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This excellent answer addresses the amazing 3D structures shown in the image below:

The terrain examples show some striking similarities to what is referred to in the United States as "Badlands" - a type of terrain formed by layered sedimentary strata of rock that is soft enough to be eroded by wind and water into recognizably similar features. For example, here is South Dakota Badlands National Park:

I believe that in the past Mars had plenty of wind and water. So I'd like to ask:

Question: Does Mars have badlands?

"bonus points" for an MRO or other photo of a place on Mars similar to the one above. Fyi a top-down view (31.5298N, 79.7242E) of this area on Earth looks like this:

札达土林 in Tibet


Screenshot from the Chinese language video 航拍西藏 2018 (Aerial photography in Tibet) from the question What produces these amazing 3D structures in Tibet?

札达土林 in Tibet

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    $\begingroup$ No time to answer: altamontenterprise.com/opinion/columns/back-roads-geology/… $\endgroup$ – called2voyage May 9 at 20:42
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    $\begingroup$ @called2voyage learned a new word there: hoodoo. It's an interesting read, thanks! $\endgroup$ – uhoh May 10 at 0:03
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    $\begingroup$ @called2voyage those cloud formation similarities were my favorite part, "Cirrus clouds made of ice crystals waft high in the atmosphere above the Bisti wilderness. Similar clouds have been photographed on Mars by the Curiosity rover." That's so cool! Reminds me of lenticular clouds being formed by volcanoes, mountains or basins. Thanks for the link! $\endgroup$ – Magic Octopus Urn May 13 at 20:30
  • $\begingroup$ @MagicOctopusUrn See the numerous answers and comments at What is this spaceship-shaped cloud? $\endgroup$ – uhoh May 13 at 23:54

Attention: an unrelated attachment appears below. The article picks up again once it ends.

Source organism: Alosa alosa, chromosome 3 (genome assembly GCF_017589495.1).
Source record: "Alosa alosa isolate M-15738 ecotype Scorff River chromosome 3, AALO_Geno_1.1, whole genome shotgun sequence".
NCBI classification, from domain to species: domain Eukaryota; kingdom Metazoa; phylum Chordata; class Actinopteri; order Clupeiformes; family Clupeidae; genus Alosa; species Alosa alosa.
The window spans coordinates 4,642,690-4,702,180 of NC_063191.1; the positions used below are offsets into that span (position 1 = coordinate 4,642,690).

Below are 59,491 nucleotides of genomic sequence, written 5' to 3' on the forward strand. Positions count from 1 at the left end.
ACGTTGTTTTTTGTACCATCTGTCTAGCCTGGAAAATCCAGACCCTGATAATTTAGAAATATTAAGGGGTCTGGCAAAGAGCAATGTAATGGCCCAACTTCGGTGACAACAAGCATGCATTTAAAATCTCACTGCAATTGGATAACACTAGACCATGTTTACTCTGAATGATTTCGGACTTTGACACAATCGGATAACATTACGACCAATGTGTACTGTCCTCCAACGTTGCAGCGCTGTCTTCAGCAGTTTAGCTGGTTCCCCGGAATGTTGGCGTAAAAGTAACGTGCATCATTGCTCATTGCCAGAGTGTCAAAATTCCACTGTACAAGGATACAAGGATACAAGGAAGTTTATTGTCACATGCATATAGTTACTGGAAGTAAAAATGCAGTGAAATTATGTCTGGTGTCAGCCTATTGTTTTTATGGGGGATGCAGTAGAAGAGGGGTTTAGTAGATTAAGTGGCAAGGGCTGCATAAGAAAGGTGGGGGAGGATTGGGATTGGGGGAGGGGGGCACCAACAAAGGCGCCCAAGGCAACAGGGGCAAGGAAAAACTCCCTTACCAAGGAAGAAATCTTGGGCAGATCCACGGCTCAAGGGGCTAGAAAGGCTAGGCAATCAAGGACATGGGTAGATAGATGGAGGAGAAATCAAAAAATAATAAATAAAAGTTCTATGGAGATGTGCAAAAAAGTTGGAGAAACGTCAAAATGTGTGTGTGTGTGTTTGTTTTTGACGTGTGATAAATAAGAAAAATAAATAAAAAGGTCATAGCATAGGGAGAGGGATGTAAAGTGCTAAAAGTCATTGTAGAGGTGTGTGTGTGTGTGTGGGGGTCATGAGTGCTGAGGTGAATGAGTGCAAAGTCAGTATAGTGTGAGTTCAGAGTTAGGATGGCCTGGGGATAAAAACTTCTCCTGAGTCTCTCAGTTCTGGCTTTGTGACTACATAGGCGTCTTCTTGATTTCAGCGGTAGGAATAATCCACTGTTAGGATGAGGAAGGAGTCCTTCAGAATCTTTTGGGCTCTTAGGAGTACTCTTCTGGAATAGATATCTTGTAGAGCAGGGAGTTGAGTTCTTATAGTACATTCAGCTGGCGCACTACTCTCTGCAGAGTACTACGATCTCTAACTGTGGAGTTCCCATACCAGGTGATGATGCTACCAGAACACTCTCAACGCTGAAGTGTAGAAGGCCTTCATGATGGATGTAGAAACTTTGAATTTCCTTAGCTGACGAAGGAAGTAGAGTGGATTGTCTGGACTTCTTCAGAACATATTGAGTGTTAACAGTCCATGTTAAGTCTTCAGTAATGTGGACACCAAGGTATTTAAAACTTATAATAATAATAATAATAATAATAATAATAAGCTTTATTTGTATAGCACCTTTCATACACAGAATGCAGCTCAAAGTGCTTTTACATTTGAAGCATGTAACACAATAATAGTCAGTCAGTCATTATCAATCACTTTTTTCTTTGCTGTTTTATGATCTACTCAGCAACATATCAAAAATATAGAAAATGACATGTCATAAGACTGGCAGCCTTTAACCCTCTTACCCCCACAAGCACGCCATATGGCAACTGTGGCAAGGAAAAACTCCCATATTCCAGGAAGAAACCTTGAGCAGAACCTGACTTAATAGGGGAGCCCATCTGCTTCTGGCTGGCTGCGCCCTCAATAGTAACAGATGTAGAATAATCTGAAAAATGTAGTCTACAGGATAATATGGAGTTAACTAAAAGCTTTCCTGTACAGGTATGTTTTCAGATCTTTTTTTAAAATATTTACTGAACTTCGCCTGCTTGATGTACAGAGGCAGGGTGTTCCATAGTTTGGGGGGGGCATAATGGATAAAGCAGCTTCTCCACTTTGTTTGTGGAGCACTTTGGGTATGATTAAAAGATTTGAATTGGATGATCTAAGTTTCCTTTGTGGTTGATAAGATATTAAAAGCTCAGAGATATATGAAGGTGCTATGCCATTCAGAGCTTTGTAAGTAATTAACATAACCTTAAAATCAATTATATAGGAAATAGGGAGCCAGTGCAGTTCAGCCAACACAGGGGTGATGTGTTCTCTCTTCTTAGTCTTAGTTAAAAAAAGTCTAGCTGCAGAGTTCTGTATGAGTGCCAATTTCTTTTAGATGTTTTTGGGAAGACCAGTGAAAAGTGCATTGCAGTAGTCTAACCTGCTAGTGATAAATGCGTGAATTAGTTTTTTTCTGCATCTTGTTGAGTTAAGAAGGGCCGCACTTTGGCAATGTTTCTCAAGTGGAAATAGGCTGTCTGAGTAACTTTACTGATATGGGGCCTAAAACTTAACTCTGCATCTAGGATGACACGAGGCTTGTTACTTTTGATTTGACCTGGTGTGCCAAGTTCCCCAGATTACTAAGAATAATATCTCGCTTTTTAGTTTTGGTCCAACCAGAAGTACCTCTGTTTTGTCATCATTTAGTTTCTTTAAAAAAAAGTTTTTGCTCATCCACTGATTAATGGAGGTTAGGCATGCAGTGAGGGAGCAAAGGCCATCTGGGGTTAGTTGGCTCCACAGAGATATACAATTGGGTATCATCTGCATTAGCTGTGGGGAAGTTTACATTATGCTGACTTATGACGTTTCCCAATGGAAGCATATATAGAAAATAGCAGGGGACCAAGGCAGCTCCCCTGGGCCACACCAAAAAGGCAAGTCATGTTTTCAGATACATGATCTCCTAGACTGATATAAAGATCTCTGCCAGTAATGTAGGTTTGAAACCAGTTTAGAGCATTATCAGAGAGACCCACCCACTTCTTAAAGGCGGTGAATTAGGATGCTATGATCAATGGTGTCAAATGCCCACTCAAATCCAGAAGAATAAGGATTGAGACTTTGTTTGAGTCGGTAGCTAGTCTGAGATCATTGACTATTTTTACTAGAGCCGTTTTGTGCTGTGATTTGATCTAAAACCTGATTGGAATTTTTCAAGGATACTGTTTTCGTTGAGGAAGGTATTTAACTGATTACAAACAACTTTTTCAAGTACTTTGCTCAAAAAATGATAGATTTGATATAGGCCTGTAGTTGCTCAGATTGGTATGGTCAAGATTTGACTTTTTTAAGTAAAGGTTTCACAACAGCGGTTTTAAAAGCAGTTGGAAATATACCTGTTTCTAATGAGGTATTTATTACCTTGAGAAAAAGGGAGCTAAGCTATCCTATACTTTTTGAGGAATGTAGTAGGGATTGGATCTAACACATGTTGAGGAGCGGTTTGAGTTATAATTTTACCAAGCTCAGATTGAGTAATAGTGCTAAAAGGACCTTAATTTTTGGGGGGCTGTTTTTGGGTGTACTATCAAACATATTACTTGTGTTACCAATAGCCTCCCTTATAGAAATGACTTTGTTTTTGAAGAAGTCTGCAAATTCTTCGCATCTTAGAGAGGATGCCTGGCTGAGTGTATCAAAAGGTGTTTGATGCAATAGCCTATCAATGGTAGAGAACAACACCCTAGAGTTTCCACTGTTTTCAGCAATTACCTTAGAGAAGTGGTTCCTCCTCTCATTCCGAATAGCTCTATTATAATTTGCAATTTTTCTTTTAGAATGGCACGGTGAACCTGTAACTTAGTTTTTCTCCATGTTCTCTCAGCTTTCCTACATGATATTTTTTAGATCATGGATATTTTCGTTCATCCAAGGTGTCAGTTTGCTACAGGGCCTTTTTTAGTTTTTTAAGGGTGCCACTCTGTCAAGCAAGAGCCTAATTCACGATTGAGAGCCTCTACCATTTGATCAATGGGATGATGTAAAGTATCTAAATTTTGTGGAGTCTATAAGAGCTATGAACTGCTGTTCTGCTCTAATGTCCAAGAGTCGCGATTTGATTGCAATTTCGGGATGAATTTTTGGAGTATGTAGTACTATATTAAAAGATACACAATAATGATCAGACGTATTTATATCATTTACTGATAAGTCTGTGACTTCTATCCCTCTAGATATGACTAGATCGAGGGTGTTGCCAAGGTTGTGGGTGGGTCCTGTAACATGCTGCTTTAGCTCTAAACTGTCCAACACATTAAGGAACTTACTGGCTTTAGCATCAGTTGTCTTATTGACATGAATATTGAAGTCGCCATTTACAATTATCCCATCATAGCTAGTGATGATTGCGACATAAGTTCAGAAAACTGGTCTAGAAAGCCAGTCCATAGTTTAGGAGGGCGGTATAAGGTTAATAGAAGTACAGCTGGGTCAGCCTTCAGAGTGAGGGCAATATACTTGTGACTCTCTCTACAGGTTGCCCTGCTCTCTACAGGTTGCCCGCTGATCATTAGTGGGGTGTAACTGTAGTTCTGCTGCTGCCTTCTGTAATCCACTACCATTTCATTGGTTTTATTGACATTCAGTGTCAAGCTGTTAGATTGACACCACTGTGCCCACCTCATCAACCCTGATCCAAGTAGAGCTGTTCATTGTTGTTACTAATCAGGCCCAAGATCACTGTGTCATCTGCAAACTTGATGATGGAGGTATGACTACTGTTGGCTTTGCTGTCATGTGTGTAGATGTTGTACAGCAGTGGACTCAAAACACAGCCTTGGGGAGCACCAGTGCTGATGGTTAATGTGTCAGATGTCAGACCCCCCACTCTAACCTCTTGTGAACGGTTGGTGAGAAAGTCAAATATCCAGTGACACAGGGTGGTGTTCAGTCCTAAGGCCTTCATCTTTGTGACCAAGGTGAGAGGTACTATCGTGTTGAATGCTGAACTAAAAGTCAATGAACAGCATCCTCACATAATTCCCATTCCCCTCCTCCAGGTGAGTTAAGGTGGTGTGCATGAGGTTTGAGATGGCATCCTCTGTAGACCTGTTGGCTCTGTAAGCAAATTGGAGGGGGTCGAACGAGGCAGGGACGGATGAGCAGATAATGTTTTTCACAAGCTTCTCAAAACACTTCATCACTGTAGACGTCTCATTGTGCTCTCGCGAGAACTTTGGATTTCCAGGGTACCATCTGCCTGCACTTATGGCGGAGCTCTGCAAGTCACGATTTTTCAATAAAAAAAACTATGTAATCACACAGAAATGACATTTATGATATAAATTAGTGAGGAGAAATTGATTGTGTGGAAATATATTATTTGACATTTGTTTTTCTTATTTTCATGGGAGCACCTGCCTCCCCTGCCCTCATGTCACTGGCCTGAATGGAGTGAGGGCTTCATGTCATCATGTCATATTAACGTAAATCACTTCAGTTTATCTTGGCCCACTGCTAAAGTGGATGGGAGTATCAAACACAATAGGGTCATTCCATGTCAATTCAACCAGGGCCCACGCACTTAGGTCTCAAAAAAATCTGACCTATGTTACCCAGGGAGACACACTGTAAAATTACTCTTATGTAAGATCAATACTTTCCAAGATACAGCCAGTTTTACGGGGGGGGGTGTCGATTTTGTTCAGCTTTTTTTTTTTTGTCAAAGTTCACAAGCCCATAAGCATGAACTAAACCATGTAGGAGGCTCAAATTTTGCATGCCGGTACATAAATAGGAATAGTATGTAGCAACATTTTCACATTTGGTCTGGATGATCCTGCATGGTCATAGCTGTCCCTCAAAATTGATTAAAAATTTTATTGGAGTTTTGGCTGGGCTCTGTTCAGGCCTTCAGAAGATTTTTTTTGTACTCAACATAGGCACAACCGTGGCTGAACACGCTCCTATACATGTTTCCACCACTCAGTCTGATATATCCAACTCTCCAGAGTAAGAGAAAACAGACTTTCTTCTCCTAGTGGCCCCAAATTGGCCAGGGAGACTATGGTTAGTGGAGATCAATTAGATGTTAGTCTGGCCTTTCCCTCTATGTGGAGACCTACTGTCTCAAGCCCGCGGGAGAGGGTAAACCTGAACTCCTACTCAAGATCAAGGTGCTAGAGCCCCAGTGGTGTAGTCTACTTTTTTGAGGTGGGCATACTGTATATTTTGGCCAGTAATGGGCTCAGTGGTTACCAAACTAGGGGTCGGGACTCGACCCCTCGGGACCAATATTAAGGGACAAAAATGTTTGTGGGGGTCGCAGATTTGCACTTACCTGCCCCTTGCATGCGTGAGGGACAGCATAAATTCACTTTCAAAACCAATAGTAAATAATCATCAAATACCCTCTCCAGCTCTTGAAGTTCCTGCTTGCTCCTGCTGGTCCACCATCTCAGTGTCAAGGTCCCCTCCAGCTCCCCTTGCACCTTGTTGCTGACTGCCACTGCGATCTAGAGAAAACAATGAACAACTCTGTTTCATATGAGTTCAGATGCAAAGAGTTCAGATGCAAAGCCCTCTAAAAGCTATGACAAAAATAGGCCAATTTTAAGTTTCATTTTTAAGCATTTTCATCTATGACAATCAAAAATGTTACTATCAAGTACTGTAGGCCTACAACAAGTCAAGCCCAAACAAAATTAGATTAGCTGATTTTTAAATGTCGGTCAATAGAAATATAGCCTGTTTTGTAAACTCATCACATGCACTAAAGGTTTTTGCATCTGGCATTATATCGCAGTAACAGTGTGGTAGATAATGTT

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The Altamont Enterprise site given by called2voyage and repeated here gives a pretty impressive comparison. Perhaps we should not be so surprised that a small, rocky planet that's relatively close to the Sun and had known water and atmospheric weather would have land features similar to our own small, rocky planet that's relatively close to the Sun.

Looking more broadly, such similarities may be used to identify models of the Martian landscape on Earth. This site from livescience.com lists several such areas that have attracted the attention of planetary scientists, in this case generally emphasizing dryness and usually cold more than topography. The well-known Atacama Desert tops the list, but if you read through you find models from one pole to the other (or at least, as close as possible to that range). A major attraction of these models is that they can be used to dry-run (no pun intended) the search for Martian life before leaving Earth.

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    $\begingroup$ Another nice answer, thank you! $\endgroup$ – uhoh May 10 at 2:08
  • $\begingroup$ fyi I've added an "offer" of fictitious bonus points for a view of a similar badlands area on Mars. I'm not sure one exists, but it would be interesting to see how close of a match is out there. $\endgroup$ – uhoh May 10 at 2:14
  • $\begingroup$ @uhoh google.com/mars :)? Looks like the poles might be candidates! $\endgroup$ – Magic Octopus Urn May 13 at 20:31

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